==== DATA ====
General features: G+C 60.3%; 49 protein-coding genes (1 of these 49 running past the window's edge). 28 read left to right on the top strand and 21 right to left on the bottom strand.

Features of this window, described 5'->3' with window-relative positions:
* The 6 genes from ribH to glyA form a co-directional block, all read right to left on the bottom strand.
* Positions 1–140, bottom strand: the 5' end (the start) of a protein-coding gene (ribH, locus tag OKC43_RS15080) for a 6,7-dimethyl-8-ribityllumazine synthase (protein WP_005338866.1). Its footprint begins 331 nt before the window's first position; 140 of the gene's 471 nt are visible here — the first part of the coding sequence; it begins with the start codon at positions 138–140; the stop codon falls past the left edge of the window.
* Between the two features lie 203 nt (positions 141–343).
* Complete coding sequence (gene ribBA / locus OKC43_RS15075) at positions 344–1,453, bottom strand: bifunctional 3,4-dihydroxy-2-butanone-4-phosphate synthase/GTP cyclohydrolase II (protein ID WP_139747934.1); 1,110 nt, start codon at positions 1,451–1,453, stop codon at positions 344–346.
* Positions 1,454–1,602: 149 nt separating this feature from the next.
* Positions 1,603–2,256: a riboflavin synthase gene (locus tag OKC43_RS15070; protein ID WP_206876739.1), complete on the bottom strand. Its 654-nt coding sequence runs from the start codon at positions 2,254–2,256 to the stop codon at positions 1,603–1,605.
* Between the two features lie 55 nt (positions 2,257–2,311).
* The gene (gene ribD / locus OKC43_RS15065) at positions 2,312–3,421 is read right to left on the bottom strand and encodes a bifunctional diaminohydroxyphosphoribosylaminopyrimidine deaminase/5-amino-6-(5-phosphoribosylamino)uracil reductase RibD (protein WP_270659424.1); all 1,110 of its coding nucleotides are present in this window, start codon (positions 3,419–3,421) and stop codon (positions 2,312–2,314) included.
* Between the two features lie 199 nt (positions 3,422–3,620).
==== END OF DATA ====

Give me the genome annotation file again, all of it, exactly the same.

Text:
General features: G+C 60.3%; 49 protein-coding genes (1 of these 49 running past the window's edge). 28 read left to right on the top strand and 21 right to left on the bottom strand.

Features of this window, described 5'->3' with window-relative positions:
* The 6 genes from ribH to glyA form a co-directional block, all read right to left on the bottom strand.
* Positions 1–140, bottom strand: the 5' end (the start) of a protein-coding gene (ribH, locus tag OKC43_RS15080) for a 6,7-dimethyl-8-ribityllumazine synthase (protein WP_005338866.1). Its footprint begins 331 nt before the window's first position; 140 of the gene's 471 nt are visible here — the first part of the coding sequence; it begins with the start codon at positions 138–140; the stop codon falls past the left edge of the window.
* Between the two features lie 203 nt (positions 141–343).
* Complete coding sequence (gene ribBA / locus OKC43_RS15075) at positions 344–1,453, bottom strand: bifunctional 3,4-dihydroxy-2-butanone-4-phosphate synthase/GTP cyclohydrolase II (protein ID WP_139747934.1); 1,110 nt, start codon at positions 1,451–1,453, stop codon at positions 344–346.
* Positions 1,454–1,602: 149 nt separating this feature from the next.
* Positions 1,603–2,256: a riboflavin synthase gene (locus tag OKC43_RS15070; protein ID WP_206876739.1), complete on the bottom strand. Its 654-nt coding sequence runs from the start codon at positions 2,254–2,256 to the stop codon at positions 1,603–1,605.
* Between the two features lie 55 nt (positions 2,257–2,311).
* The gene (gene ribD / locus OKC43_RS15065) at positions 2,312–3,421 is read right to left on the bottom strand and encodes a bifunctional diaminohydroxyphosphoribosylaminopyrimidine deaminase/5-amino-6-(5-phosphoribosylamino)uracil reductase RibD (protein WP_270659424.1); all 1,110 of its coding nucleotides are present in this window, start codon (positions 3,419–3,421) and stop codon (positions 2,312–2,314) included.
* Between the two features lie 199 nt (positions 3,422–3,620).